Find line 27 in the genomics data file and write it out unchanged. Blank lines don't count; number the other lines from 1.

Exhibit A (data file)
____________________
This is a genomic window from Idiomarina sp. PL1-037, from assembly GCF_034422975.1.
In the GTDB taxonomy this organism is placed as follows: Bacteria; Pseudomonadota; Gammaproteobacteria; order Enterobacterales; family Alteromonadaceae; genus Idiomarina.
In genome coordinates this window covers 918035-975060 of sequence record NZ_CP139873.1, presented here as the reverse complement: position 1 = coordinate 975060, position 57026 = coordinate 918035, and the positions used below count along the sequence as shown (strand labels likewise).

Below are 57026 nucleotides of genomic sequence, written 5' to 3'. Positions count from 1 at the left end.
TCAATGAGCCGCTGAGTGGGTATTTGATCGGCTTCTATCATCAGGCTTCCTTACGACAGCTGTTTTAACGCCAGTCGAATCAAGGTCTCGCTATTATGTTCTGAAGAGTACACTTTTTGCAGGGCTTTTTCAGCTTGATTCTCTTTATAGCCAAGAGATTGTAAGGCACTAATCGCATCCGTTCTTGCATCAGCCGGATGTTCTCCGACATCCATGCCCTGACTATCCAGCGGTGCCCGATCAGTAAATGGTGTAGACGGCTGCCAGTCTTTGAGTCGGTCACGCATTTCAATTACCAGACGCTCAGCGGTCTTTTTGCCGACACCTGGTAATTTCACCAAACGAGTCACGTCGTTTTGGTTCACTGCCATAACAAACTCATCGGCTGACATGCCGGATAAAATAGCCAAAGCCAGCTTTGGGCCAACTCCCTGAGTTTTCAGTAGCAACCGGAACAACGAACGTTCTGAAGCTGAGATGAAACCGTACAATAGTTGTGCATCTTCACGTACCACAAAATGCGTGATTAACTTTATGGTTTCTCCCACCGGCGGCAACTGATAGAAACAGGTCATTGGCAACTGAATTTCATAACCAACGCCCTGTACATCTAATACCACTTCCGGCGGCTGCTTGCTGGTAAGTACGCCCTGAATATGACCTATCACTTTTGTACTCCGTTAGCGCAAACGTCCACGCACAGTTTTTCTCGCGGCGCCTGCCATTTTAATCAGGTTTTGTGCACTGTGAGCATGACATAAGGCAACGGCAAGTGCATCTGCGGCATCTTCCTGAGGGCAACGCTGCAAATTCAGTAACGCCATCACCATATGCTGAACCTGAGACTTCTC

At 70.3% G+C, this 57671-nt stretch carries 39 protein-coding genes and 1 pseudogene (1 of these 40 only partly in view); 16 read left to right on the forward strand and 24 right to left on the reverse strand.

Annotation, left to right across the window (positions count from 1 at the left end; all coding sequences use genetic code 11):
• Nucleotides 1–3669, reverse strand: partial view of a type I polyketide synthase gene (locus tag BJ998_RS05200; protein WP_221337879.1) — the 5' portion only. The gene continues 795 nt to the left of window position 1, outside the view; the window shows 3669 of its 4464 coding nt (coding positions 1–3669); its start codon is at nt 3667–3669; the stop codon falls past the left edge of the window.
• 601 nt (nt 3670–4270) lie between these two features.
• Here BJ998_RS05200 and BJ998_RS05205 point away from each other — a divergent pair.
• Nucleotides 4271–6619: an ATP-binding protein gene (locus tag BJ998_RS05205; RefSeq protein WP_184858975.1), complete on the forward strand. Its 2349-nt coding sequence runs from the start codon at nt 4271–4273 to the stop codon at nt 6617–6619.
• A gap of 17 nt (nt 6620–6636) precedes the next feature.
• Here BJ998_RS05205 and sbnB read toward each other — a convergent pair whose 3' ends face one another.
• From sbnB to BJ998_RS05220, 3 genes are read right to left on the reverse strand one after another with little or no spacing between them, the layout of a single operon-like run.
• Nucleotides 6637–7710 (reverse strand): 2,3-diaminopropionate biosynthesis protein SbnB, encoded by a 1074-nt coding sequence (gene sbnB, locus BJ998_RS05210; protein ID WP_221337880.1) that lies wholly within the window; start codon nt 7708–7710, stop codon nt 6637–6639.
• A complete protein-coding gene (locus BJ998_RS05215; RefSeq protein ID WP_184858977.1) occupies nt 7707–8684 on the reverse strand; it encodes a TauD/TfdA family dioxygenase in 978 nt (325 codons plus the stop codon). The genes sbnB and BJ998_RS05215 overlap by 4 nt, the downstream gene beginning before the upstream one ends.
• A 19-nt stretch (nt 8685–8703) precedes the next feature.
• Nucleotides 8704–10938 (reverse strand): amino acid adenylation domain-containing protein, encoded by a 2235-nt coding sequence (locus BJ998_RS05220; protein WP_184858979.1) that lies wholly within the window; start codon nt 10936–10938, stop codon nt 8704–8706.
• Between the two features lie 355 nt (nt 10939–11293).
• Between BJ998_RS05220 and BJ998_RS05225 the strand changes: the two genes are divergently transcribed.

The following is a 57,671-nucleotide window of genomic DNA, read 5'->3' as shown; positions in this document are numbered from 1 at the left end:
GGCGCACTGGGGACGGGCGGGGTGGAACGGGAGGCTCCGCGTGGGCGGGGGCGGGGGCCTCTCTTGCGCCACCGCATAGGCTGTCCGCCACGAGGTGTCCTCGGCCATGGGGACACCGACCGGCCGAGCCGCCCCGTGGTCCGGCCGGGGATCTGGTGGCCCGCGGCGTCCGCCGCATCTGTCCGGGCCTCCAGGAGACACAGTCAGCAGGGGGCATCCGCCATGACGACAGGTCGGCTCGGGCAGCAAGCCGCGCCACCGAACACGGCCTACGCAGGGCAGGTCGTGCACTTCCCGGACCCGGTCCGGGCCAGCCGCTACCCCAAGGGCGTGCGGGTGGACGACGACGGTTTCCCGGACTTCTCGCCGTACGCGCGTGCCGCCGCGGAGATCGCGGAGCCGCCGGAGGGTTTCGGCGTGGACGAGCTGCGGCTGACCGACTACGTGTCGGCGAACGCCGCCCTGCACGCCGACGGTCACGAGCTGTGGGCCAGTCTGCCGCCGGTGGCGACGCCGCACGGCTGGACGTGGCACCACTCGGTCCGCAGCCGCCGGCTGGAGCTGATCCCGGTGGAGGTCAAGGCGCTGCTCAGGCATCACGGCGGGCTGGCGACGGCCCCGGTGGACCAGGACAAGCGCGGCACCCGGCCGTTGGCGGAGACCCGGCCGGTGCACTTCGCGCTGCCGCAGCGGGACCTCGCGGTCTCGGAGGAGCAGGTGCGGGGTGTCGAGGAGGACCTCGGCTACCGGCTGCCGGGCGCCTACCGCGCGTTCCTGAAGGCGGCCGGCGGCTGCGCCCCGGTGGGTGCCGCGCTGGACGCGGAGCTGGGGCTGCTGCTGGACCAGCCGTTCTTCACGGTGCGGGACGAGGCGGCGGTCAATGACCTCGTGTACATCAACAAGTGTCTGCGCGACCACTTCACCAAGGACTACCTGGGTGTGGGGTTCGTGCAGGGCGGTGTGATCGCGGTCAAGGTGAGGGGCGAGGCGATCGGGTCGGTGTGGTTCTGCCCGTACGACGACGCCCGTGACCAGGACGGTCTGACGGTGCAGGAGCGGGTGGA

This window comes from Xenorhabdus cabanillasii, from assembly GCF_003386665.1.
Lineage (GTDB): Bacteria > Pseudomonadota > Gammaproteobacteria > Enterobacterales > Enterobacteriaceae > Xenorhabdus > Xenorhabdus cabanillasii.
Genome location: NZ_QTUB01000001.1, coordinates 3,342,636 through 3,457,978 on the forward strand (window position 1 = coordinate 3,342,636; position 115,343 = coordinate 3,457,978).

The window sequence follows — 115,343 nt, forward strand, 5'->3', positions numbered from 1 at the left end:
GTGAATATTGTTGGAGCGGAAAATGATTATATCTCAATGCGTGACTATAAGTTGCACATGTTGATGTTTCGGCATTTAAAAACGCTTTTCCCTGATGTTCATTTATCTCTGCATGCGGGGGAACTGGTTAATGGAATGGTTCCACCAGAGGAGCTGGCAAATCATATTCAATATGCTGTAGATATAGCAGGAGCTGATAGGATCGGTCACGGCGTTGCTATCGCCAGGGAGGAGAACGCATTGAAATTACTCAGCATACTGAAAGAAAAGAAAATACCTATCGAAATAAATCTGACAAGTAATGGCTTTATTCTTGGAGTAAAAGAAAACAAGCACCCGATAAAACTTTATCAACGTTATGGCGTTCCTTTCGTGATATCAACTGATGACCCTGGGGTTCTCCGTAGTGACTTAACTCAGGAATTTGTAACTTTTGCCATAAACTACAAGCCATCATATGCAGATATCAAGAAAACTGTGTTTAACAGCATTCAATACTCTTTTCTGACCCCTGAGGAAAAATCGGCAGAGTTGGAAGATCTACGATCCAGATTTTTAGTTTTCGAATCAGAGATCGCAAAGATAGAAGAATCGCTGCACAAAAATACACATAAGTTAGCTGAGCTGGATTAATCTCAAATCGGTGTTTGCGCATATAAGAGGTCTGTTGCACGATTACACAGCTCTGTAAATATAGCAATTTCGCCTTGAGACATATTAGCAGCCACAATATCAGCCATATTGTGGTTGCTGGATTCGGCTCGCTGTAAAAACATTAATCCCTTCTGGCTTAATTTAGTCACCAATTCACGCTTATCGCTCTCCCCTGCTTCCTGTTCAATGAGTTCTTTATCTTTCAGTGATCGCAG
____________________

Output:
GTGAATATTGTTGGAGCGGAAAATGATTATATCTCAATGCGTGACTATAAGTTGCACATGTTGATGTTTCGGCATTTAAAAACGCTTTTCCCTGATGTTCATTTATCTCTGCATGCGGGGGAACTGGTTAATGGAATGGTTCCACCAGAGGAGCTGGCAAATCATATTCAATATGCTGTAGATATAGCAGGAGCTGATAGGATCGGTCACGGCGTTGCTATCGCCAGGGAGGAGAACGCATTGAAATTACTCAGCATACTGAAAGAAAAGAAAATACCTATCGAAATAAATCTGACAAGTAATGGCTTTATTCTTGGAGTAAAAGAAAACAAGCACCCGATAAAACTTTATCAACGTTATGGCGTTCCTTTCGTGATATCAACTGATGACCCTGGGGTTCTCCGTAGTGACTTAACTCAGGAATTTGTAACTTTTGCCATAAACTACAAGCCATCATATGCAGATATCAAGAAAACTGTGTTTAACAGCATTCAATACTCTTTTCTGACCCCTGAGGAAAAATCGGCAGAGTTGGAAGATCTACGATCCAGATTTTTAGTTTTCGAATCAGAGATCGCAAAGATAGAAGAATCGCTGCACAAAAATACACATAAGTTAGCTGAGCTGGATTAATCTCAAATCGGTGTTTGCGCATATAAGAGGTCTGTTGCACGATTACACAGCTCTGTAAATATAGCAATTTCGCCTTGAGACATATTAGCAGCCACAATATCAGCCATATTGTGGTTGCTGGATTCGGCTCGCTGTAAAAACATTAATCCCTTCTGGCTTAATTTAGTCACCAATTCACGCTTATCGCTCTCCCCTGCTTCCTGTTCAATGAGTTCTTTATCTTTCAGTGATCGCAG